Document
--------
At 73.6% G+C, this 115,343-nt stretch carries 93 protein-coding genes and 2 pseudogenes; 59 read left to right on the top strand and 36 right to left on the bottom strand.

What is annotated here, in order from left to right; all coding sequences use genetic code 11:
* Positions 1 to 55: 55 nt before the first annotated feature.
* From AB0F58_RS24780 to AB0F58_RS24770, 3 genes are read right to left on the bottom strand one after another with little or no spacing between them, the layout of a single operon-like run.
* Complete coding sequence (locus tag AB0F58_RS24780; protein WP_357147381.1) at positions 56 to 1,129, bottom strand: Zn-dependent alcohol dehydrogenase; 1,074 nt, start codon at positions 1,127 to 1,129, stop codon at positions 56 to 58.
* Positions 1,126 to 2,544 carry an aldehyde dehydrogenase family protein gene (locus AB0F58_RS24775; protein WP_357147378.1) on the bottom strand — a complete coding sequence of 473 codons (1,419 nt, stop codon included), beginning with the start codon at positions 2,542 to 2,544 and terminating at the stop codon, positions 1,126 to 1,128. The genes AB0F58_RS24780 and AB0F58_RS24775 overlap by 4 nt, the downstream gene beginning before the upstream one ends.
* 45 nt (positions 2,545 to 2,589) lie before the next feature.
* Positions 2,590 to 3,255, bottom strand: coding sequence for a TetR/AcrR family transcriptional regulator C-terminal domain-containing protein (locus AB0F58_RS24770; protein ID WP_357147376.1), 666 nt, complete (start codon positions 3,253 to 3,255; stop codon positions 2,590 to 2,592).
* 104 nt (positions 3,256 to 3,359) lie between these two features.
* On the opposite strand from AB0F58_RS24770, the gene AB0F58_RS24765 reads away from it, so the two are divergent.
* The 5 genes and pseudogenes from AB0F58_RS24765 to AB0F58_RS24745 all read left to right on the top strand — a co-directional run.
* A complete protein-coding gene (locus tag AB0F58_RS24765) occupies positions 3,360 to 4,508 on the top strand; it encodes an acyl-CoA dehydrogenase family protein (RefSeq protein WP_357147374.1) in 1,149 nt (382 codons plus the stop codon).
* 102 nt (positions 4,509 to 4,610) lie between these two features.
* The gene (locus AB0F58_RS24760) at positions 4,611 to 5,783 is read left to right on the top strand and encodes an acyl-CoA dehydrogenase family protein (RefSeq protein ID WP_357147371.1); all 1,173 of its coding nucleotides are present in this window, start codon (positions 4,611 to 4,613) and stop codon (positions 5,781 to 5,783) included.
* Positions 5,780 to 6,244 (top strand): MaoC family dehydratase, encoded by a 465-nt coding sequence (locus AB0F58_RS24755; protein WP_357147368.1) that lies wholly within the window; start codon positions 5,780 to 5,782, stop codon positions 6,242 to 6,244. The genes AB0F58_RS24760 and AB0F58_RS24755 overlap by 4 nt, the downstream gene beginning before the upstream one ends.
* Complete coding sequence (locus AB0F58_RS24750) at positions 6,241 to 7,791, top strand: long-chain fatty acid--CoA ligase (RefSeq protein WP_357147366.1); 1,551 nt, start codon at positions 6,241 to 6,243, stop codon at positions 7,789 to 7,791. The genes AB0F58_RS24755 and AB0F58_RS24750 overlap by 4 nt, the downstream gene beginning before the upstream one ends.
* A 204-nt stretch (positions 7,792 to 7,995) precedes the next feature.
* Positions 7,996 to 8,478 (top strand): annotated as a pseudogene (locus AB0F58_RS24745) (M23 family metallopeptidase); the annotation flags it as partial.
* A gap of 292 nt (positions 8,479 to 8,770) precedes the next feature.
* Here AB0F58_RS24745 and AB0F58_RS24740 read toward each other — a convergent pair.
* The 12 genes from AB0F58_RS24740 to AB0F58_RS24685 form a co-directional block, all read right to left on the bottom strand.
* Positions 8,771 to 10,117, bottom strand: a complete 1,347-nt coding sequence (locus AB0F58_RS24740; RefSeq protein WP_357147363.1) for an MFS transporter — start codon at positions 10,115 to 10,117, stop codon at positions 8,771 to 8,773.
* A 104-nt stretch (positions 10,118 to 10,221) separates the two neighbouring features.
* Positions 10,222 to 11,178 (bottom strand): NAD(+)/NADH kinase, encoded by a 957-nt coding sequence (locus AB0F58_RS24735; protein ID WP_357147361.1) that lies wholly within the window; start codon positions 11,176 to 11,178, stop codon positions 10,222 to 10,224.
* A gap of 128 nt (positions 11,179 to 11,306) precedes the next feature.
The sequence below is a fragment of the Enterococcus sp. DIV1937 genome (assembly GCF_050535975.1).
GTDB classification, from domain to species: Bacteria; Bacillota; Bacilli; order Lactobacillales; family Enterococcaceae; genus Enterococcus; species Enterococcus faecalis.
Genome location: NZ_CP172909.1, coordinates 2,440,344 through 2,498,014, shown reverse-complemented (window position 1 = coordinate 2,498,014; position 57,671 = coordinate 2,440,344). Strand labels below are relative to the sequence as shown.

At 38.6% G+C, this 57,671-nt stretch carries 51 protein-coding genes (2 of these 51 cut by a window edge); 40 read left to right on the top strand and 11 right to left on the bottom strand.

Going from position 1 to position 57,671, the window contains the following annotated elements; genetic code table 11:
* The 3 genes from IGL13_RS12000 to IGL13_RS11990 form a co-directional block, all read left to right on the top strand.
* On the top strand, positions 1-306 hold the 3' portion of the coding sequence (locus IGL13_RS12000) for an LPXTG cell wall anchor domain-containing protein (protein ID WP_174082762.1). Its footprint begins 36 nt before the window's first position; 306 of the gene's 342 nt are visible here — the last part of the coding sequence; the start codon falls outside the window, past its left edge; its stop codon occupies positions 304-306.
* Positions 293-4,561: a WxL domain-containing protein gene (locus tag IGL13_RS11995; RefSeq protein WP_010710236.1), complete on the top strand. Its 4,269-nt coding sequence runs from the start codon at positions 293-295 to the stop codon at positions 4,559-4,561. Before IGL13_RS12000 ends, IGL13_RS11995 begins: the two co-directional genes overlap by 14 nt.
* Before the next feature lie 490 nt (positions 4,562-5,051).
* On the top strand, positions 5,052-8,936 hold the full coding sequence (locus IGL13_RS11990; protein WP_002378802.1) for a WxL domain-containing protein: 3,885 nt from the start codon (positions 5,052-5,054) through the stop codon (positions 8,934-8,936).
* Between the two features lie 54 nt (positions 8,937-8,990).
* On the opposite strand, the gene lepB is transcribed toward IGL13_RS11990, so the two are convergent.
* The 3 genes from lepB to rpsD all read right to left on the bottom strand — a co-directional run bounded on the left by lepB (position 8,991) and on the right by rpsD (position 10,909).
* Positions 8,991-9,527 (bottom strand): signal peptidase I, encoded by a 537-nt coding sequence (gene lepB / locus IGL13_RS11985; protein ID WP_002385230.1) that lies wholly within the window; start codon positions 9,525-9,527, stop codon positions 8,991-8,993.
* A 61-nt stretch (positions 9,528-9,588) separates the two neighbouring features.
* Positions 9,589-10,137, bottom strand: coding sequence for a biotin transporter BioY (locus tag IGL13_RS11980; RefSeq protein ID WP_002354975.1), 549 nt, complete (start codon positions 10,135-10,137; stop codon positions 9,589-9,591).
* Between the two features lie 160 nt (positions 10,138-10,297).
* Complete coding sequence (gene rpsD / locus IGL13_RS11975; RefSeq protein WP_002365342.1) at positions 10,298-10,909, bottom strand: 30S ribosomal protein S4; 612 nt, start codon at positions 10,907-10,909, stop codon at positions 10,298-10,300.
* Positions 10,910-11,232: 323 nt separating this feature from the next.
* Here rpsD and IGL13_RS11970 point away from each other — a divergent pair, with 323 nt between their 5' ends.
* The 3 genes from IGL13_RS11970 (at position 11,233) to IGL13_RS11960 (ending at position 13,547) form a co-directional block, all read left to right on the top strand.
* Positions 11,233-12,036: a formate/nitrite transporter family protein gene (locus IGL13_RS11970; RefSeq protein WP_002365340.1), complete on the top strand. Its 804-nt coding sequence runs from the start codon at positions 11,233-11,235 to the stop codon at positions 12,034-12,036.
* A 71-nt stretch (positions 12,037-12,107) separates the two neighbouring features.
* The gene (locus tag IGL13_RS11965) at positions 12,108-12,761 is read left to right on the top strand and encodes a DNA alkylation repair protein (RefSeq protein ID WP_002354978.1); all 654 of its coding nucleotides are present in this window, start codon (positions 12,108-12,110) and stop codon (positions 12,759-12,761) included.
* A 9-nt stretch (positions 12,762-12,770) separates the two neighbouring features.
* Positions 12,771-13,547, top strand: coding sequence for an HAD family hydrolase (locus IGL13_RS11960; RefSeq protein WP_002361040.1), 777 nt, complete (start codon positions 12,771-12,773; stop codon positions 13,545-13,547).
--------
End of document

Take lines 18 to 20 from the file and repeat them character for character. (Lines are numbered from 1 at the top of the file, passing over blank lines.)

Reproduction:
* Positions 7,996 to 8,478 (top strand): annotated as a pseudogene (locus AB0F58_RS24745) (M23 family metallopeptidase); the annotation flags it as partial.
* A gap of 292 nt (positions 8,479 to 8,770) precedes the next feature.
* Here AB0F58_RS24745 and AB0F58_RS24740 read toward each other — a convergent pair.